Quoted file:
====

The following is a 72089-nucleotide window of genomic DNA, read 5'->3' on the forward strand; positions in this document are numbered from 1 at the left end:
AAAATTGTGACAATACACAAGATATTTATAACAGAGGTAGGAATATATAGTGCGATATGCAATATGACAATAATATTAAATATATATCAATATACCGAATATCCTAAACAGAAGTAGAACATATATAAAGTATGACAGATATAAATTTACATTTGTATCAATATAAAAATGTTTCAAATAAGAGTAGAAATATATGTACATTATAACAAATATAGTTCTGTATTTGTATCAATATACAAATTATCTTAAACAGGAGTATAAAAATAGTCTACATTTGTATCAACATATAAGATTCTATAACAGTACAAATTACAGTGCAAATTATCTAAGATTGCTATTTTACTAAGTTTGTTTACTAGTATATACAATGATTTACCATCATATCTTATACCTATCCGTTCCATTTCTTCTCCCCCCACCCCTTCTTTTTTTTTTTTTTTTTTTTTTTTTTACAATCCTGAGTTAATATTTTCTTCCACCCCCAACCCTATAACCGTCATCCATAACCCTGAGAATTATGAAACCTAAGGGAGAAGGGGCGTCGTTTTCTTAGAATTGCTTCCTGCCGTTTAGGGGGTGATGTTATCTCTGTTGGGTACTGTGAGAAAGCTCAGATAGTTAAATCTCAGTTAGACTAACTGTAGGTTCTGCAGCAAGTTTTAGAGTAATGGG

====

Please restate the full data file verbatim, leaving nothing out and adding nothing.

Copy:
The following is a 72089-nucleotide window of genomic DNA, read 5'->3' on the forward strand; positions in this document are numbered from 1 at the left end:
AAAATTGTGACAATACACAAGATATTTATAACAGAGGTAGGAATATATAGTGCGATATGCAATATGACAATAATATTAAATATATATCAATATACCGAATATCCTAAACAGAAGTAGAACATATATAAAGTATGACAGATATAAATTTACATTTGTATCAATATAAAAATGTTTCAAATAAGAGTAGAAATATATGTACATTATAACAAATATAGTTCTGTATTTGTATCAATATACAAATTATCTTAAACAGGAGTATAAAAATAGTCTACATTTGTATCAACATATAAGATTCTATAACAGTACAAATTACAGTGCAAATTATCTAAGATTGCTATTTTACTAAGTTTGTTTACTAGTATATACAATGATTTACCATCATATCTTATACCTATCCGTTCCATTTCTTCTCCCCCCACCCCTTCTTTTTTTTTTTTTTTTTTTTTTTTTTACAATCCTGAGTTAATATTTTCTTCCACCCCCAACCCTATAACCGTCATCCATAACCCTGAGAATTATGAAACCTAAGGGAGAAGGGGCGTCGTTTTCTTAGAATTGCTTCCTGCCGTTTAGGGGGTGATGTTATCTCTGTTGGGTACTGTGAGAAAGCTCAGATAGTTAAATCTCAGTTAGACTAACTGTAGGTTCTGCAGCAAGTTTTAGAGTAATGGG